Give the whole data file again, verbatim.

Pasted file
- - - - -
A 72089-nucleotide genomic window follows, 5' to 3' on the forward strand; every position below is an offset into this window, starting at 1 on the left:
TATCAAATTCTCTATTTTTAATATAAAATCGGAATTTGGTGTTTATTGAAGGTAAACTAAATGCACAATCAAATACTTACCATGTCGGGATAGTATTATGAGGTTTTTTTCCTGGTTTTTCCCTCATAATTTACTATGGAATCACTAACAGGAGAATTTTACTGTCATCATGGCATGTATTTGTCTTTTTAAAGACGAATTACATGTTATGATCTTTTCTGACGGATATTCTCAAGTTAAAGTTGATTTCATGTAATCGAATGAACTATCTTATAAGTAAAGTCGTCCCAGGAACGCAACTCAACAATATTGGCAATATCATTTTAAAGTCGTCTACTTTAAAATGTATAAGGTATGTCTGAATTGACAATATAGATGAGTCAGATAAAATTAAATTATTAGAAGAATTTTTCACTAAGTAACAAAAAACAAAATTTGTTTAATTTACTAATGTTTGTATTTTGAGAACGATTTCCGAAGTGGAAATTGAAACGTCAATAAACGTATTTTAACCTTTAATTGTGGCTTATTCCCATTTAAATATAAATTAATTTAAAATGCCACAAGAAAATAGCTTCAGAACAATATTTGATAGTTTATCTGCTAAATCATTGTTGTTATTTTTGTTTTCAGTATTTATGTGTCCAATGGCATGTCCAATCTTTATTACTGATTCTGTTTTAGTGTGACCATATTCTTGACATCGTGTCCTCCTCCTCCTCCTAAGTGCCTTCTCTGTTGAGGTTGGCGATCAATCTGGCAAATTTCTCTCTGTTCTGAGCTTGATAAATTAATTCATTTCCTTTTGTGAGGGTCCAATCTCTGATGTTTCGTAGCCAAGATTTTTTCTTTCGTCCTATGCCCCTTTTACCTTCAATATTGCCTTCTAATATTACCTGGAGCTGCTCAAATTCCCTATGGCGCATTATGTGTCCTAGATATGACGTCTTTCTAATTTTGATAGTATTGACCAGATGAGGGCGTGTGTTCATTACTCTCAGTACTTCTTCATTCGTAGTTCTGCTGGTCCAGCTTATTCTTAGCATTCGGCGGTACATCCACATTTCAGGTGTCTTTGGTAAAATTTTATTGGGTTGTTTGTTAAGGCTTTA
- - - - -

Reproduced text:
A 72089-nucleotide genomic window follows, 5' to 3' on the forward strand; every position below is an offset into this window, starting at 1 on the left:
TATCAAATTCTCTATTTTTAATATAAAATCGGAATTTGGTGTTTATTGAAGGTAAACTAAATGCACAATCAAATACTTACCATGTCGGGATAGTATTATGAGGTTTTTTTCCTGGTTTTTCCCTCATAATTTACTATGGAATCACTAACAGGAGAATTTTACTGTCATCATGGCATGTATTTGTCTTTTTAAAGACGAATTACATGTTATGATCTTTTCTGACGGATATTCTCAAGTTAAAGTTGATTTCATGTAATCGAATGAACTATCTTATAAGTAAAGTCGTCCCAGGAACGCAACTCAACAATATTGGCAATATCATTTTAAAGTCGTCTACTTTAAAATGTATAAGGTATGTCTGAATTGACAATATAGATGAGTCAGATAAAATTAAATTATTAGAAGAATTTTTCACTAAGTAACAAAAAACAAAATTTGTTTAATTTACTAATGTTTGTATTTTGAGAACGATTTCCGAAGTGGAAATTGAAACGTCAATAAACGTATTTTAACCTTTAATTGTGGCTTATTCCCATTTAAATATAAATTAATTTAAAATGCCACAAGAAAATAGCTTCAGAACAATATTTGATAGTTTATCTGCTAAATCATTGTTGTTATTTTTGTTTTCAGTATTTATGTGTCCAATGGCATGTCCAATCTTTATTACTGATTCTGTTTTAGTGTGACCATATTCTTGACATCGTGTCCTCCTCCTCCTCCTAAGTGCCTTCTCTGTTGAGGTTGGCGATCAATCTGGCAAATTTCTCTCTGTTCTGAGCTTGATAAATTAATTCATTTCCTTTTGTGAGGGTCCAATCTCTGATGTTTCGTAGCCAAGATTTTTTCTTTCGTCCTATGCCCCTTTTACCTTCAATATTGCCTTCTAATATTACCTGGAGCTGCTCAAATTCCCTATGGCGCATTATGTGTCCTAGATATGACGTCTTTCTAATTTTGATAGTATTGACCAGATGAGGGCGTGTGTTCATTACTCTCAGTACTTCTTCATTCGTAGTTCTGCTGGTCCAGCTTATTCTTAGCATTCGGCGGTACATCCACATTTCAGGTGTCTTTGGTAAAATTTTATTGGGTTGTTTGTTAAGGCTTTA